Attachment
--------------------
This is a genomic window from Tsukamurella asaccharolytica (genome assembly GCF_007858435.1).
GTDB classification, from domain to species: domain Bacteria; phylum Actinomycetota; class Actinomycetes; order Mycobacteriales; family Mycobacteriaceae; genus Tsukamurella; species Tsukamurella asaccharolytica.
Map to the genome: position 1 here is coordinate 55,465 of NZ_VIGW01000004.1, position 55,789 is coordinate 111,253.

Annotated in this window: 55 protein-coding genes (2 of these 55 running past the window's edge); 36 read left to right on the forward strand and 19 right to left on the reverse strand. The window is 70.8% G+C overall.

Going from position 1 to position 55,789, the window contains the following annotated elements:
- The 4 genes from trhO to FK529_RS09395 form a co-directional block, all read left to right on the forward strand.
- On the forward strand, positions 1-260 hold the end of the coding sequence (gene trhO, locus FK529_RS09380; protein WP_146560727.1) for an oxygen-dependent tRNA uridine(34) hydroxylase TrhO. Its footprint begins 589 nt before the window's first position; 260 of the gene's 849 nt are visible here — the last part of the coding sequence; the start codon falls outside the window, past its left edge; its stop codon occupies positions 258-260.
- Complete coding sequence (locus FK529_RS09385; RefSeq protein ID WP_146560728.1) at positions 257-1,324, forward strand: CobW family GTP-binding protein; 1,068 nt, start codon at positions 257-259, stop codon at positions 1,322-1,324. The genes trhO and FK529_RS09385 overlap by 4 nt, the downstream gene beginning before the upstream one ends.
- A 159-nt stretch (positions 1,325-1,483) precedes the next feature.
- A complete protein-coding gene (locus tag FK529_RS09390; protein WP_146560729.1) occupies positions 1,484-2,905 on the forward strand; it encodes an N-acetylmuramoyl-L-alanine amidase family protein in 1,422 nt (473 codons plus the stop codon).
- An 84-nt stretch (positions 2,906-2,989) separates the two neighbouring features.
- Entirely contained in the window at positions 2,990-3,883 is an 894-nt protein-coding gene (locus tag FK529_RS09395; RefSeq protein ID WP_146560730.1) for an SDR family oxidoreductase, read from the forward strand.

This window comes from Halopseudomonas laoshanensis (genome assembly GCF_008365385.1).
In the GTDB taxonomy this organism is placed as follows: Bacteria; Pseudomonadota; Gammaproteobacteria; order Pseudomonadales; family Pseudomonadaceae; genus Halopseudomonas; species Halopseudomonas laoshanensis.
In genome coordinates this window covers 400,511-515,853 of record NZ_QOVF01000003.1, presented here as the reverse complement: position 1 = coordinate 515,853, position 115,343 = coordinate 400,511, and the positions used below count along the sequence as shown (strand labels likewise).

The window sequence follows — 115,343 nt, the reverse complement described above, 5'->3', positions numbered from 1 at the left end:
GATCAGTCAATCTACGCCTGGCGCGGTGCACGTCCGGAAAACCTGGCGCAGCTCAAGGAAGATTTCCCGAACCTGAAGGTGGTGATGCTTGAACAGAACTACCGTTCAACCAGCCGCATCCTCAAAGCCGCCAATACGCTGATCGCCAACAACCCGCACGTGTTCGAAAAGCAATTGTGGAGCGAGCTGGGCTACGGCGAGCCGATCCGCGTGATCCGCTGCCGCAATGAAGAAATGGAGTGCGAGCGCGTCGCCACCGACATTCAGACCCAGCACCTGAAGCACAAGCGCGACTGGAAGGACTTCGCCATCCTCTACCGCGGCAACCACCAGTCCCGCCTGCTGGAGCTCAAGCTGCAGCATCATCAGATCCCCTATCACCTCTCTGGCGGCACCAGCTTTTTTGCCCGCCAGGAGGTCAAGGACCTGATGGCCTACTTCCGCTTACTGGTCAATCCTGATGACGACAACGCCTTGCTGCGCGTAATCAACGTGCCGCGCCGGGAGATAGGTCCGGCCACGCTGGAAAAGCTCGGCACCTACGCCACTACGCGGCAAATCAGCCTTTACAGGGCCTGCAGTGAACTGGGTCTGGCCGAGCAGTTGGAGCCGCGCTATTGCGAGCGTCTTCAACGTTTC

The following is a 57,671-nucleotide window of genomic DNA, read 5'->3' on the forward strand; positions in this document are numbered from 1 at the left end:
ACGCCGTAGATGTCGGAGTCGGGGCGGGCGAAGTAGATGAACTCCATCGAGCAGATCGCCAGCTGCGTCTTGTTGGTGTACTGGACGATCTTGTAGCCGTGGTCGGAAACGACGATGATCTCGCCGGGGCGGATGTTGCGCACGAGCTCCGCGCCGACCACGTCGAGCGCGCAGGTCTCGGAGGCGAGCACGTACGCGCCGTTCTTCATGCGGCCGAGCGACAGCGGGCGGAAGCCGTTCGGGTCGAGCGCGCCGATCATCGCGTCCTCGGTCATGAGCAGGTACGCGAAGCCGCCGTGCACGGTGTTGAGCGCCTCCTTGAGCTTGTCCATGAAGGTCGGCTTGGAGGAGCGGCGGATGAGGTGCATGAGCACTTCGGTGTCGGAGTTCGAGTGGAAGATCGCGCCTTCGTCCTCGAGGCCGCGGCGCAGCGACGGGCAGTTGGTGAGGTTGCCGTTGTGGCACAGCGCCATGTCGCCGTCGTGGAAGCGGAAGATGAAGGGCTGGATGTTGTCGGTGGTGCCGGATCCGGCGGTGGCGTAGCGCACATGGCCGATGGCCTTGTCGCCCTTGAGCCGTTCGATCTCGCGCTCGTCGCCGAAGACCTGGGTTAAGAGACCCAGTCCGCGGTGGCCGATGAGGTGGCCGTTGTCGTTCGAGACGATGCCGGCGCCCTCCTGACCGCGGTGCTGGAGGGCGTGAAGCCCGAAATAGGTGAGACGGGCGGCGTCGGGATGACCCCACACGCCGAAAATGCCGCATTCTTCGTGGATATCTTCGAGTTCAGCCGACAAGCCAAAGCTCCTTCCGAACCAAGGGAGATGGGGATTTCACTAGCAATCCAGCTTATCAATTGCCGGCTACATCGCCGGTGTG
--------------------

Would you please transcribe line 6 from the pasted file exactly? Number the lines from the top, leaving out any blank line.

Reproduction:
- The 4 genes from trhO to FK529_RS09395 form a co-directional block, all read left to right on the forward strand.